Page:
“The question of market viability is of course one all those companies need to face. But in a health care system in which crazy bad behaviors and useless technologies are heavily rewarded every day, is it a bad thing to suggest that we need to change incentives so that tools which have the potential to so greatly improve patient experience are put on a level playing field? I think not.”
Also, here is a nice summary of the Microsoft HealthVault presentation with some screen shots. Gives a better idea of how their platform works.Share this:
October 24, 2008
Some of the real thought leaders behind the Health 2.0 movement have joined forces to develop Health 2.0 Advisors:
- Matthew Holt, Brian Klepper, Michael L. Millenson, and Jane Sarasohn-Kahn.
They’ll offer industry reports, workshops and consulting services. Looks like a good package of services.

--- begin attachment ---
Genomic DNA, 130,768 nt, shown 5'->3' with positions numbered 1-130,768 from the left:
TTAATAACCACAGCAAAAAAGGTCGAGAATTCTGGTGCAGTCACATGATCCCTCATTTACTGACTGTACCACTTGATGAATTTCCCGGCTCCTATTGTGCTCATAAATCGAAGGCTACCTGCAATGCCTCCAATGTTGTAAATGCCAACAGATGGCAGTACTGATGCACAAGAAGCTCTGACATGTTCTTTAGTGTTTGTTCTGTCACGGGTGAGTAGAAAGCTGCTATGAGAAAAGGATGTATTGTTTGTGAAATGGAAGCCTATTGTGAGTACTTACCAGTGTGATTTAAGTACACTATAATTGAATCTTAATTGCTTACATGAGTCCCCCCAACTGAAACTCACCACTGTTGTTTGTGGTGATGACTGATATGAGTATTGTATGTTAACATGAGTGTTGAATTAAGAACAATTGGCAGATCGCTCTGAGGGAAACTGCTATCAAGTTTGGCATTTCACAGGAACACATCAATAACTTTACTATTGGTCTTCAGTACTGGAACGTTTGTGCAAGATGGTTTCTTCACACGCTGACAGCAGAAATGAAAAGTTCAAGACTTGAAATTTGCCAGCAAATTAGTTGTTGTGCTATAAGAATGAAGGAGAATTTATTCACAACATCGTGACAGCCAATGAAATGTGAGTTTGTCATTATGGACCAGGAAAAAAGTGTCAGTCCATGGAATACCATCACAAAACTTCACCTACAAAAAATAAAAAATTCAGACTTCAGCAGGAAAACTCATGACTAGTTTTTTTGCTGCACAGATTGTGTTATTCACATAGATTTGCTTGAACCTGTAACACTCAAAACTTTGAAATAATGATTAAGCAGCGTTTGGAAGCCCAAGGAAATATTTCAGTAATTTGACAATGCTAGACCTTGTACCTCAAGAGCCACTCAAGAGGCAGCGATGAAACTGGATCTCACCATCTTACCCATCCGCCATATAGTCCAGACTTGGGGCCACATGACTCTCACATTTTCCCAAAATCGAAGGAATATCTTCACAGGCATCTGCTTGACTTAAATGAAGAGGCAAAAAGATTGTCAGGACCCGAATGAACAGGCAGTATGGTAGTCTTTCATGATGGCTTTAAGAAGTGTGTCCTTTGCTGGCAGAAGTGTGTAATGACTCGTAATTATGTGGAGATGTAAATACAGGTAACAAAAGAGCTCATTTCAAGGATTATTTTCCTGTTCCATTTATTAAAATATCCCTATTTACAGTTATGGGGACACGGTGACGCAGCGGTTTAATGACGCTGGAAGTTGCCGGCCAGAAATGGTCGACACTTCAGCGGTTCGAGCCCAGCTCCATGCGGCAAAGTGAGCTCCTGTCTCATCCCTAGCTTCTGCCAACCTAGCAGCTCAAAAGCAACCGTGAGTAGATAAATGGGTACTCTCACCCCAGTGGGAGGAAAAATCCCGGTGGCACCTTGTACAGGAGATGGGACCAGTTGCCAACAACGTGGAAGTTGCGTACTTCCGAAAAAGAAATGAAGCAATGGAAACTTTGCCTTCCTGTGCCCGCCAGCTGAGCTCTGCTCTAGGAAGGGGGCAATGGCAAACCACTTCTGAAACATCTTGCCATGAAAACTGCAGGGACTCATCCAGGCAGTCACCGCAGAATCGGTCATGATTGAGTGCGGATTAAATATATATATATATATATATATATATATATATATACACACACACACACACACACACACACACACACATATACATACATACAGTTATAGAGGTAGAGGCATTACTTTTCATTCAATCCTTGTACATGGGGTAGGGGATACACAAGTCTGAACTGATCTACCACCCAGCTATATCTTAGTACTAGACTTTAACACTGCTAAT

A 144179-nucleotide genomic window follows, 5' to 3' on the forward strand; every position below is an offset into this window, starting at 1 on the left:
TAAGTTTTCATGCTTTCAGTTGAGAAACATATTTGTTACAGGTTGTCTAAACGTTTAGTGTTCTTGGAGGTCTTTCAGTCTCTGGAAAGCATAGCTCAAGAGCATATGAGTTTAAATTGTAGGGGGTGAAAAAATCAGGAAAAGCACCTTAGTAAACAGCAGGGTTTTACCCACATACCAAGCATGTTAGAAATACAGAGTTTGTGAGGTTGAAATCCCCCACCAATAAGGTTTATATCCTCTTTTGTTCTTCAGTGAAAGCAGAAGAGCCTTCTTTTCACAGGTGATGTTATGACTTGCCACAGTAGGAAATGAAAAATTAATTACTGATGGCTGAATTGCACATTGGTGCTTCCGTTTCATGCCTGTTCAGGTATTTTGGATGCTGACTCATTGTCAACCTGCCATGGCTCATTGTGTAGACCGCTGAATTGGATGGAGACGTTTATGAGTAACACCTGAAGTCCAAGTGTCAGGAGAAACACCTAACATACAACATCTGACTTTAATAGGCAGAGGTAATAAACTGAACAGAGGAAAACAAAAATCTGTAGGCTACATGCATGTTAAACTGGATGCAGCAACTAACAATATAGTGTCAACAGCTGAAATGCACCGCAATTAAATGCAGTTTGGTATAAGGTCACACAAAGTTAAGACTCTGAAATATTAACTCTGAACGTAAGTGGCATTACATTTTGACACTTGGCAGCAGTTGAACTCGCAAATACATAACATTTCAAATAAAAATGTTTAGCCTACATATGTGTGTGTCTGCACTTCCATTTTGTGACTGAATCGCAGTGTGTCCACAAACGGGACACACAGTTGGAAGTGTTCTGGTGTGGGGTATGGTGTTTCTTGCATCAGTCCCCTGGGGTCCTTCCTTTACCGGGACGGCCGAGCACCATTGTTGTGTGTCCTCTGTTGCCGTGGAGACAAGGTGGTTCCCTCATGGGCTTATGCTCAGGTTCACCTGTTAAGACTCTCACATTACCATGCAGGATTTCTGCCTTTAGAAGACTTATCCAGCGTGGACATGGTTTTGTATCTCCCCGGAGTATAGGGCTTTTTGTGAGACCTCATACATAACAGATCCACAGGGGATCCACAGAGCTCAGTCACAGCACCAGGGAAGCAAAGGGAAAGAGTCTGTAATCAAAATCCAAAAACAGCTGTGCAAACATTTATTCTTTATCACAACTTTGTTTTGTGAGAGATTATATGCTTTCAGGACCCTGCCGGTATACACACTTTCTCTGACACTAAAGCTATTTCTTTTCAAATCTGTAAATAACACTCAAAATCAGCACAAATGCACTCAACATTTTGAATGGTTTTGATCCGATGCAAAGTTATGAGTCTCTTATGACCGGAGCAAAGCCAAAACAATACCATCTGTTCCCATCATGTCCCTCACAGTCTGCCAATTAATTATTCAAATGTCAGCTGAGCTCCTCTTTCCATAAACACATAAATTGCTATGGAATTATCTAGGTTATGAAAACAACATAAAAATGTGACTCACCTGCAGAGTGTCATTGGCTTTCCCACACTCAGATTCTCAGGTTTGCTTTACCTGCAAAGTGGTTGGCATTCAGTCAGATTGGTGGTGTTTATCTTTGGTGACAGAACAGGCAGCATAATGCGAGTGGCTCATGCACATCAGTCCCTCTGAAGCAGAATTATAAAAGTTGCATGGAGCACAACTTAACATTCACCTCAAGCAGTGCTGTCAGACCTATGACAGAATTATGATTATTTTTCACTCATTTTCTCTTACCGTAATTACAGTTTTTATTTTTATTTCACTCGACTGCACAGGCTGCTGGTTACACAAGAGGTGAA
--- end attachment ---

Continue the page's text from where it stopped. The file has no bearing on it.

This in partnership with Edelman, a global communications firm. I wish them success.
As a side note, Health 2.0 got an article in the New York Times authored by ReadWriteWeb, titled, “Health 2.0: Rules of Engagement.” One quote: “Effective health engagement can build trust, and conversely, trust is the key to deeper engagement.”Share this:
October 23, 2008
In a posting on WebScope, Marc Needham reports on “Whys Social Media Works.” Examples include companies monitoring Twitter to respond to customer complaints, companies like Scripps creating Facebook identities, others using YouTube for “Human Resources promotional material to physician interviews.” He sees the future as pursuing social media optimization and syndication opportunities rather than search engine optimization.
All organizations including health care organizations, need to join the social networking and Web 2.0 awareness and exploit these communication tools.Share this:
October 19, 2008